Ako For First Duty Station

Knowing how to use the AKO is a useful way to receive commands in the military. The S1, retention NCO, branch manager, and Installation Levy Section are the access points to the AKO. By signing into the AKO and selecting “On Orders,” you may also access your S1’s orders. Note that orders are not final until they are published in the AKO. The orders will be given to S1 after they have appeared in AKO.

6 suggestions from a former platoon leader of the First Engineer Battalion 
There are a few things you should be aware of to make the most of your first duty station, even if you may be eager to start your first job in the military. Ensure that you are familiar with the location first by getting to know it. Investigating the neighborhood and finding out about the locals will help you do this. You can get useful information from MilitaryInstallations, like the phone number for a service or program.

Be patient, next. Soldiering is not always simple. You can experience your first feelings of overwhelm. This is typical and not unusual. But it’s crucial to maintain your composure, endurance, and resolve. By doing this, you’ll be able to avoid any blunders and adjust to your new situation.

Receive orders 
Receiving orders for your first duty station is a joyous yet extremely intimidating time. When your SGLI or Tricare and Next of Kin checks are verified, the procedure starts. The next step is to be assigned to a unit once you have obtained all of these things.

First and foremost, it’s crucial to be organized and prepared. You should know that the PCS procedure will take longer than usual. This typically means you’ll be on the move for more than 20 weeks. In particular, if you have children, you should have your home ready. Don’t forget to get in touch with your S1 if you need further details.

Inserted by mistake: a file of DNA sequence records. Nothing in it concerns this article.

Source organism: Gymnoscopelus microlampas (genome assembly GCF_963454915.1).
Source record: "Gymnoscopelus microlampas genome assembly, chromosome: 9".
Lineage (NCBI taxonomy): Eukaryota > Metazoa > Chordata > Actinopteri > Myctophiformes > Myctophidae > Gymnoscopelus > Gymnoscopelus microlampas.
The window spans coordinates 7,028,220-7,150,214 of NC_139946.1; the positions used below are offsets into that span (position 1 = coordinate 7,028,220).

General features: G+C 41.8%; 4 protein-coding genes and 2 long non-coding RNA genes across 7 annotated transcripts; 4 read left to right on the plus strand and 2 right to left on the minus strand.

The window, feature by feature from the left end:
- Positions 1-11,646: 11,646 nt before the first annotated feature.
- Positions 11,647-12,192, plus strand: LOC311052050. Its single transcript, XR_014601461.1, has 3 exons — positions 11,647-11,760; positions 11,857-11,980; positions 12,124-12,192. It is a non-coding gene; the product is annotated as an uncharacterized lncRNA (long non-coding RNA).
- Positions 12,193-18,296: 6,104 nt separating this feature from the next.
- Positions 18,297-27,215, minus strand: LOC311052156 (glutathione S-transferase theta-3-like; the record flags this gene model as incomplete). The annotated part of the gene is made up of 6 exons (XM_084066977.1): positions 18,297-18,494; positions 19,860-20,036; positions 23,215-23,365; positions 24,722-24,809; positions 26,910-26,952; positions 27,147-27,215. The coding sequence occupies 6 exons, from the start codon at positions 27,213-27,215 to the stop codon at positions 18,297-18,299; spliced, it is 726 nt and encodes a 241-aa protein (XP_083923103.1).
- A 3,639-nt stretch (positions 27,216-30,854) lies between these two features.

Additionally, you’ll need to become familiar with your new surroundings. The first few weeks could be spent getting to know the base’s important officers and enlisted personnel as well as locating your barracks and mess hall. The next step is for you to become a part of your team and position.Asking questions about the neighborhood and the installation is beneficial.

Joining the military and reporting to your first duty location 
The first step toward your future in the service is to join the military and report to your first duty location. You will go through basic training as a member before attending boot camp to learn about the job. This period is crucial, but it’s also a terrific opportunity to explore your new neighborhood and meet people. There are many tools at your disposal to assist you in adjusting to your new environment and figuring out how to benefit the most from the new military community.

Upon joining the military, a duty station will be chosen for you based on your credentials and interests. Your MOS, rank, and the requirements of your specific service will all affect where you will be sent as your initial duty station. You could be required to work in a specific location for some professions, such as a medical mission or a battle area. Others might be more accommodating, letting you choose your initial duty station based on your GPA at an “A-School.”

You can be required to relocate somewhere else, either temporarily or permanently, once basic training is finished. You can bring your car with you to some places, but not to others. Ask the commander or NCO of your unit for assistance if you need to move your vehicle to a different duty location. Your personal property will typically be moved for free by the military.

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